Requirements and Recommendations for Monitoring Access to Care

April 7, 2014 Editor

 

Healthcare reform means millions of people will gain access to health insurance, prompting some concern about the availability of PCPs and specialists.  There is also concern that the narrow networks being offered by many health plans to contain costs will limit access.

New Healthcare Requirements for Monitoring Access

Health plans can be required to monitor their members’ access to appropriate and timely care by state and federal regulatory authorities. In order to meet standards for accreditation by entities such as NCQA, health plans are also required to monitor access.

To monitor member perception of access to care, some health plans use the CAHPS Survey.  Overall, national results for commercial health plans show that approximately 86% of members ‘always’ or ‘usually’ get the care or appointments they need right away.

As noted, health plans are required to monitor access for accreditation.  If health plans notice problems with access from their CAHPS results or from other measurements, new updates to standards require the plan to drill down for more information.

Two Solutions for Monitoring Access to CareAccess to care

SPH Analytics recommends two drill-down solutions to identify where there might be problems with access:  Provider Access Audits and Member Access Tracking Studies.

Provider Access Audits

When TMG conducts provider access audits, our experienced agents contact provider offices to ask about and document appointment availability and after-hours protocol.  TMG collects appointment dates and times so that we can calculate the amount of time between the call date and time and the appointment dates and times.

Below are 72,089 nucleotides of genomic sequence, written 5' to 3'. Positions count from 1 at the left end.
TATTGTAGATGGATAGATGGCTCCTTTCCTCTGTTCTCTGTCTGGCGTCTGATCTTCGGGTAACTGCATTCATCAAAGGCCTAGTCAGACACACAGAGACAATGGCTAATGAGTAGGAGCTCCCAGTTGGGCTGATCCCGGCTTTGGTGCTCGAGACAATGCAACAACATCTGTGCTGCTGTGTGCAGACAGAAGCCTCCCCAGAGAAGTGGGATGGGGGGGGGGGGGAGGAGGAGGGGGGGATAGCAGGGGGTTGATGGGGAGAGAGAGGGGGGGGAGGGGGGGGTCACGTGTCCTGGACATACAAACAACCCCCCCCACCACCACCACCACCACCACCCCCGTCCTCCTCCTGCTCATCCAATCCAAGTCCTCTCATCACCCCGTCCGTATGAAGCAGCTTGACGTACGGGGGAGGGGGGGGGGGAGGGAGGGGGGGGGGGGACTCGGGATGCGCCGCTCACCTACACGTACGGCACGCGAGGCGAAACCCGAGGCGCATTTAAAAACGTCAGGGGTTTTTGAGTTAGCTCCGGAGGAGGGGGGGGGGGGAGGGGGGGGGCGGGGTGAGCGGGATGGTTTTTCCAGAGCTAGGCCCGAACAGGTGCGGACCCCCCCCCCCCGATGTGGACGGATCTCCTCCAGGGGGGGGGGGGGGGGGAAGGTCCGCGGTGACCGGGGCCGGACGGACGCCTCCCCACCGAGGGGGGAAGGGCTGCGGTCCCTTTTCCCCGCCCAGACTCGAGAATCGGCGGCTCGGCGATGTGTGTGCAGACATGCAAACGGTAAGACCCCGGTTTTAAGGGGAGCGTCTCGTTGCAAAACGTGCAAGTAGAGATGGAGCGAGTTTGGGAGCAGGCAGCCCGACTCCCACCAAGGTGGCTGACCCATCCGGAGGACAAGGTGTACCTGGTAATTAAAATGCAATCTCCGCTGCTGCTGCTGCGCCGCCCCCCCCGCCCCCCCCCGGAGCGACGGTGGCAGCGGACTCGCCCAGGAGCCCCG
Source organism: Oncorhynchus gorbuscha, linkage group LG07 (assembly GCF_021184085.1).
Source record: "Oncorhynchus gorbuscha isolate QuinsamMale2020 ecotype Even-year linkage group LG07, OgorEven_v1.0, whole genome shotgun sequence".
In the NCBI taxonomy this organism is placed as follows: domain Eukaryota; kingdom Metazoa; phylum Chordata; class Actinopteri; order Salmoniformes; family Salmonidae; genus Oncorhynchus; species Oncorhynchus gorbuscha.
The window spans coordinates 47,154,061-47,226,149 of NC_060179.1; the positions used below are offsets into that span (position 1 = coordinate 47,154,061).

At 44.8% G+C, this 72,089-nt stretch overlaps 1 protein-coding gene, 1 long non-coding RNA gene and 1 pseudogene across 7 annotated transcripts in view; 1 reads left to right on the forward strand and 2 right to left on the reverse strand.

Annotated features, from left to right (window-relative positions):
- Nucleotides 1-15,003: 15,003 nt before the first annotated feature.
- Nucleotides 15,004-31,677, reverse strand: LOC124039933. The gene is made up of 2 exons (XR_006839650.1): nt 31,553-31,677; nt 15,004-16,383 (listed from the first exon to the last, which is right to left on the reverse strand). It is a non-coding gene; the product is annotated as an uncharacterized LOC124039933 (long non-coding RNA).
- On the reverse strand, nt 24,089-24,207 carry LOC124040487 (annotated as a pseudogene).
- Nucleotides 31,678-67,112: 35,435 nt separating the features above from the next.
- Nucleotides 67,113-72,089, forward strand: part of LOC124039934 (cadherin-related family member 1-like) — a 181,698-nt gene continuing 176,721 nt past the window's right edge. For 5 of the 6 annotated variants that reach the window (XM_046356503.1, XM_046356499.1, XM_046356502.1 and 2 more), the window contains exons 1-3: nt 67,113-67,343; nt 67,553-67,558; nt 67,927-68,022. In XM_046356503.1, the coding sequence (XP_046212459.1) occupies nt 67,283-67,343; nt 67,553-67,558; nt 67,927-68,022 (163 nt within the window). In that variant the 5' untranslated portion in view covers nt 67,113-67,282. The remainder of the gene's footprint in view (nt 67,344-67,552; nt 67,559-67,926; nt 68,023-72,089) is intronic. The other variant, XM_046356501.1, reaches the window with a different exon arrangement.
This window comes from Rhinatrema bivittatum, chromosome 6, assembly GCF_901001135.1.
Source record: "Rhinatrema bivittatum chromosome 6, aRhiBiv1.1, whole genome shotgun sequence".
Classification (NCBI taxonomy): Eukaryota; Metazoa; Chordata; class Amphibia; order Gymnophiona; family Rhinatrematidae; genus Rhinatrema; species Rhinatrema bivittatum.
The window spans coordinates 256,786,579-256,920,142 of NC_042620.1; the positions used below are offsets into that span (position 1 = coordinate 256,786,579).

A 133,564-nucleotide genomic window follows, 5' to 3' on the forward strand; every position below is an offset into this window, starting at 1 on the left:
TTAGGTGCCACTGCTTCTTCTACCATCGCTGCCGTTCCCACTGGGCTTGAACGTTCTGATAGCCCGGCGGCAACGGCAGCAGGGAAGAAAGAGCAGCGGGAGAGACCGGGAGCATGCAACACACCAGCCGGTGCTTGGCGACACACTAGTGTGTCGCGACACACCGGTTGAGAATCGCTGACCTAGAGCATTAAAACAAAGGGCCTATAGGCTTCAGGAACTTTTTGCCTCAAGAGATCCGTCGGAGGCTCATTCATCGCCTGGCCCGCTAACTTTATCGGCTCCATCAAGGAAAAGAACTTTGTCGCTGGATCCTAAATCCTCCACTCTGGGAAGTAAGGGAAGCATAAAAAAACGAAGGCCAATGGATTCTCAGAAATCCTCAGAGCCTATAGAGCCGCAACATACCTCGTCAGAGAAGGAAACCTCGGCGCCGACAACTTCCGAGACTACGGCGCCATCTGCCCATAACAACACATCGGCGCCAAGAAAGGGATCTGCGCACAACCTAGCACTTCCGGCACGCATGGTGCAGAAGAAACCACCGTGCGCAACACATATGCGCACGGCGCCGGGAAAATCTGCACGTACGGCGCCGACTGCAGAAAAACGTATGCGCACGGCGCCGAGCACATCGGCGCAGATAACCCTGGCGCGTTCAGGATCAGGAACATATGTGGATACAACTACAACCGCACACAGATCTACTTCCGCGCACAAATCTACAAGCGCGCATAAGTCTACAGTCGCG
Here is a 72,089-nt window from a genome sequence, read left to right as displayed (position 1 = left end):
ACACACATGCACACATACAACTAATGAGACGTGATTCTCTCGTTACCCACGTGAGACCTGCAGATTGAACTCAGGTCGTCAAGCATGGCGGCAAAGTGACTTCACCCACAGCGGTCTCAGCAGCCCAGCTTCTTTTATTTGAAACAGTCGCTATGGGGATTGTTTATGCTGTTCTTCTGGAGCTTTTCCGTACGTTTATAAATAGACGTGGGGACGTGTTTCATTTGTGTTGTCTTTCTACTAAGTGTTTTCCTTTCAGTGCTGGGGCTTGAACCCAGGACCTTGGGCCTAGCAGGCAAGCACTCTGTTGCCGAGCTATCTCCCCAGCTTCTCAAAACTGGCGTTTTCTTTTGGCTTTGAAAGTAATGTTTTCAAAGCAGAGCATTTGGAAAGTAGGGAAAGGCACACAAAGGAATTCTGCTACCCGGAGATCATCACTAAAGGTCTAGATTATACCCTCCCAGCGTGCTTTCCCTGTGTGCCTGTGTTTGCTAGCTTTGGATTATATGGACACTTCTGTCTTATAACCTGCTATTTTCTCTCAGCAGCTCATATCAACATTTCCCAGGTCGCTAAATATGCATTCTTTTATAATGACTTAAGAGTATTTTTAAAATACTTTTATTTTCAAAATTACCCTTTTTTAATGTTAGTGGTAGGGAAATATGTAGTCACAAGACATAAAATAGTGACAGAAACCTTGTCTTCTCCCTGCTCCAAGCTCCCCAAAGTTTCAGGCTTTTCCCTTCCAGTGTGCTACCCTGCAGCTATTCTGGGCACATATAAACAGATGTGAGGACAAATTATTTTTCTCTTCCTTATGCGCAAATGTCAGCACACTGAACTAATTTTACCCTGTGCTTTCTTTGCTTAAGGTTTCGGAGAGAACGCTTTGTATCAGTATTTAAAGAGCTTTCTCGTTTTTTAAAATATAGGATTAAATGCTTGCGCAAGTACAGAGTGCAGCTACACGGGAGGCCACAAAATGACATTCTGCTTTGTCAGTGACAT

These wait times are compared to the plan’s access to care standards to provide pass/fail information and compliance rates that plans can use to follow up with its network providers.

Member Access to Care Tracking Studies

The Member Access to Care Tracking Study consists of outreach to members who have filed a claim recently, and serves to measure satisfaction with several potential topics related to access and satisfaction.  For example:

  • Office wait time,
  • Appointment wait time,
  • Ease of scheduling an appointment,
  • Doctor communication

This study is recommended on an ongoing basis to keep a pulse on what is going on in the provider network.

Learn More About Monitoring Access to CareSubscribe to the SPH Analytics Blog for updates and information on relevant healthcare topics

We invite you to contact SPH Analytics for more information about monitoring access to care.

Subscribe to our blog to receive timely and relevant updates from SPH Analytics.

Previous Article
Why Orchestrated Healthcare Data Matters
Why Orchestrated Healthcare Data Matters

The Importance of Interoperability Patient history. Hospital discharge orders. Insurance records. The ways ...

Next Article
Population Health Management (PHM) and Analytics
Population Health Management (PHM) and Analytics

×

Company Name
First Name
Last Name
Thank you!
Error - something went wrong!